Youth Mental Health

Our strategy is improve the outcomes and care for young people with mental health problems, by working together to understand the causes of poor mental health, prevent mental health problems from developing, and respond to established illness by developing new treatments and services

Approximately 75% of lifelong mental health disorders begin before the age of 24. With mental health disorders in young people and adolescents increasing, the University created the Institute for Mental Health in 2017– a Cross-College interdisciplinary research institution bringing together professionals and researchers from a range of fields, including psychology, psychiatry, philosophy, health economics, epidemiology, geography, neuroscience, public health, sport and exercise science, anthropology, and social policy.

The University of Birmingham Mental Health Policy Commission has demonstrated the current funding and workforce gap that would need to be addressed to tackle mental ill health for young people, and has stressed the importance of prevention and dealing with the consequences of adverse experiences.  Using this evidence base we are working to address these issues, drawing expertise from across a range of research areas to tackle the problem.

The University of Birmingham has a long history at the forefront of mental health innovations and service developments. In 1954 we carried out the first trial of Chlorpromazine as a treatment for schizophrenia. Birmingham was the first city to implement Early Intervention in Psychosis (EIP) services for young people in the UK (1994), in parallel with our partners in Melbourne. Findings from Birmingham were translated into the national mental health policy framework (2001).

In partnership with the NHS, we developed perinatal mental health services (1985) as well as one of the first in-patient mother and baby units (1992): a model now taken up nationally and internationally. This partnership also delivered innovations in the development, evaluation, and implementation of assertive outreach, group psychotherapy, liaison psychiatry, and street triage services. More recently, our clinical staff supported the development of the first UK youth-specific 0-25 mental health service, bridging problems in transitions between traditional child and adult services, to provide care and support at the age when most mental health problems begin, and when prevention may be possible. The NHS Long Term Plan (2019) highlights the intention for the NHS to extend youth mental health services to ages 0-25, bringing the rest of the country in line with an approach pioneered in Birmingham.

By building an evidence base and supporting innovative collaborations through its Institute for Mental Health, it aims to influence policy and practice and improve the care and outcomes for young people suffering from mental ill health.

Meet the team at the Institute for Mental Health

"It’s a crucial time for youth mental health – young people are experiencing more mental health problems and are struggling to find the help they need.  The creation and support for the Institute For Mental Health as a multi-disciplinary institution shows a growing recognition and willingness for us all to work together to tackle mental ill health. We know that there is much to be done, and the size of the problem can sometimes be overwhelming, but with the right approaches, funding, and support it’s something we can tackle."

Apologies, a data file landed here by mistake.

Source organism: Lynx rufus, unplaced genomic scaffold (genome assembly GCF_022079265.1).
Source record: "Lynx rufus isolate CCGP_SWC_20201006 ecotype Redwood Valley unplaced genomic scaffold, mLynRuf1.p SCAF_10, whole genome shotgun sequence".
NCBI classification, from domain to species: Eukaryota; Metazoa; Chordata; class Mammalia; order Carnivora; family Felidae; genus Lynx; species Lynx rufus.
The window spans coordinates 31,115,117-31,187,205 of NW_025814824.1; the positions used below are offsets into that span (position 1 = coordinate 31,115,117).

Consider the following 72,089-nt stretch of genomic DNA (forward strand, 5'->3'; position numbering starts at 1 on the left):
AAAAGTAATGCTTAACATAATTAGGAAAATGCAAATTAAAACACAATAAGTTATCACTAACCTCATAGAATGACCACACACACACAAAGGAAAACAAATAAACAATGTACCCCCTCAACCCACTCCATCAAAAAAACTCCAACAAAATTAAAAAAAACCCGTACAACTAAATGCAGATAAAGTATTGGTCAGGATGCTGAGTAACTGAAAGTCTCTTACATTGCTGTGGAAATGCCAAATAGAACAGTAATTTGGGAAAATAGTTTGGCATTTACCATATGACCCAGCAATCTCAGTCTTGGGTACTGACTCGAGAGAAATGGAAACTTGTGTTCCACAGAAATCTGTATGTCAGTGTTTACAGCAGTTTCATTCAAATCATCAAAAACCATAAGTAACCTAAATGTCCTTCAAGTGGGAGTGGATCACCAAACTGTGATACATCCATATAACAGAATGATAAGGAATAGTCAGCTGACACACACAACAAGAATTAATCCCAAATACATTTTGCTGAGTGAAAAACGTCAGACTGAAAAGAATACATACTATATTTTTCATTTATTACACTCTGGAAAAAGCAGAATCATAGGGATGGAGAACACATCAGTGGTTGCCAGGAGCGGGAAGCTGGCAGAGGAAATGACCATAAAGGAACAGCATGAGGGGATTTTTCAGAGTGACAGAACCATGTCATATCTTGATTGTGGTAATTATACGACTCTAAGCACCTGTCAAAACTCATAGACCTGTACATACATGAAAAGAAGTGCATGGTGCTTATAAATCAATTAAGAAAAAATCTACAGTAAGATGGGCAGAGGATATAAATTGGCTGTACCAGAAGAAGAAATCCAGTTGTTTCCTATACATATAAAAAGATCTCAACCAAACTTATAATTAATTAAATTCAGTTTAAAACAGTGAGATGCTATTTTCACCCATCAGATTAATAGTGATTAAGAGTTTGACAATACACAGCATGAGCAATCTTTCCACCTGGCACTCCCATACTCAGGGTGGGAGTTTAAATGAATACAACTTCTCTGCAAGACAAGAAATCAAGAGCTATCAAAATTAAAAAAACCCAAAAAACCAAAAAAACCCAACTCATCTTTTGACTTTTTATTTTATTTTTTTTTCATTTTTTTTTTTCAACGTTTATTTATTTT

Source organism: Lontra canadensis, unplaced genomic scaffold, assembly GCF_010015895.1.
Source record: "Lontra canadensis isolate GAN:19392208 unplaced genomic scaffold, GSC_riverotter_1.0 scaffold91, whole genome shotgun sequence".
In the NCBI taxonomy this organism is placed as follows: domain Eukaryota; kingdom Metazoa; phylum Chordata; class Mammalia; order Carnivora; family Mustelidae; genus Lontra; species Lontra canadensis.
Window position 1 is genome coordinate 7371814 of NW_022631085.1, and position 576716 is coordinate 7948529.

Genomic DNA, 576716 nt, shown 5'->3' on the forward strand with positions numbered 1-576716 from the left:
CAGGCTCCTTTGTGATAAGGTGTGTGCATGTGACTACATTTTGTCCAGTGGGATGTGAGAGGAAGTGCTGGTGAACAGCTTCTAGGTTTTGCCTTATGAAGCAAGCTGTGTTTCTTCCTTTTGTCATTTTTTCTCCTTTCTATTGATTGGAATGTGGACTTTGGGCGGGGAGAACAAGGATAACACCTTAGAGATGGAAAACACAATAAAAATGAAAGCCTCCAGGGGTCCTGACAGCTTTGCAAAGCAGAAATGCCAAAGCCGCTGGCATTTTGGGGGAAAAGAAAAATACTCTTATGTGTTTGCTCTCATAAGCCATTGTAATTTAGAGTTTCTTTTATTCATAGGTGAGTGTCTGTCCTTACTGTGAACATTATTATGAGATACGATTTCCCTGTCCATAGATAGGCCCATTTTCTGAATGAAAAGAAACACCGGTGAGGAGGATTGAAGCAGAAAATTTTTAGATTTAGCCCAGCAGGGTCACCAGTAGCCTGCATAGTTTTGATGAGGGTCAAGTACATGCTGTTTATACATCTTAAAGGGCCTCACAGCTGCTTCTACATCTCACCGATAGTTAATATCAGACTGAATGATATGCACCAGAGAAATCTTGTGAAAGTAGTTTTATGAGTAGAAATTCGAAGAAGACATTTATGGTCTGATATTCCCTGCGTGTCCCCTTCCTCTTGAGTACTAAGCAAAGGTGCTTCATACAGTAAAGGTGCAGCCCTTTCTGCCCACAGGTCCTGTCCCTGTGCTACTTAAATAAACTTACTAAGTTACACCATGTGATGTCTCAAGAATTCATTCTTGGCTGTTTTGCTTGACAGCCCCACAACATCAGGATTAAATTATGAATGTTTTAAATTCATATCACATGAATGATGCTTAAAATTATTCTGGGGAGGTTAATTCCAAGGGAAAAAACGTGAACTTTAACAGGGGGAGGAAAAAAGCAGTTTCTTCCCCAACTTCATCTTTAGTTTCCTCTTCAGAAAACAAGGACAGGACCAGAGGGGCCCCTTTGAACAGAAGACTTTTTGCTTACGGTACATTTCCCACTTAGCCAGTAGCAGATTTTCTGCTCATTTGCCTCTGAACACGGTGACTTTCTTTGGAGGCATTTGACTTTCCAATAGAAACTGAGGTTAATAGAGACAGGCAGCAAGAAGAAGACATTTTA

Professor Matthew Broome 

Professor Matthew Broome 

Chair in Psychiatry and Youth Mental Health, Director of the Institute for Mental Health

Discover more...

  • Institute of Mental Health

    The Institute's objective is to ensure a sustained impact on public policy and practice, to translate research in neuroscience to improvements in treatment, and to improve the care and outcomes of those suffering from problems in their mental health.

  • Mental Health Policy Commission

    Looking beyond treatment to promoting mental health and well-being, the Commission has examined evidence from people with experience of mental distress, families, practitioners, communities, academics, and policy makers to form ground-breaking recommendations.

  • Youth Mental Health Heroes

    75% of mental disorders begin by the age of 24. To help everyone achieve their potential, we are stepping in earlier to improve youth mental health.

  • Student Addiction Recovery Programme

    The University has its own recovery programme - Better Than Well - for people in recovery from alcohol, drug or behavioural addictions.

  • Suicide and Self Harm Prevention Research

    We are working to create a transformational change to the way we understand and respond to suicide and suicide prevention in research, clinical practice, policy making and local communities.

  • Past Outreach and Events

    Previous events and outreach that the IMH and its researchers have been involved with

  • Partnership Launched to Improve Birmingham's Youth Mental Health Crisis

    Three of the region’s most prestigious organisations, University of Birmingham, Birmingham Children’s Hospital and HSBC UK have joined forces to take action on childhood bullying, a preventable root cause of mental ill health.

  • Key Staff

    Find out about our researchers who work collaboratively within this field.

  • Policy Experts

    University of Birmingham researchers and academic experts are working across all major policy areas, this guide aims to enable policy makers to contact researchers quickly and efficiently.

  • Media Experts

    The University of Birmingham is one of the UK's leading universities for research and can offer expertise to the media on many different subjects.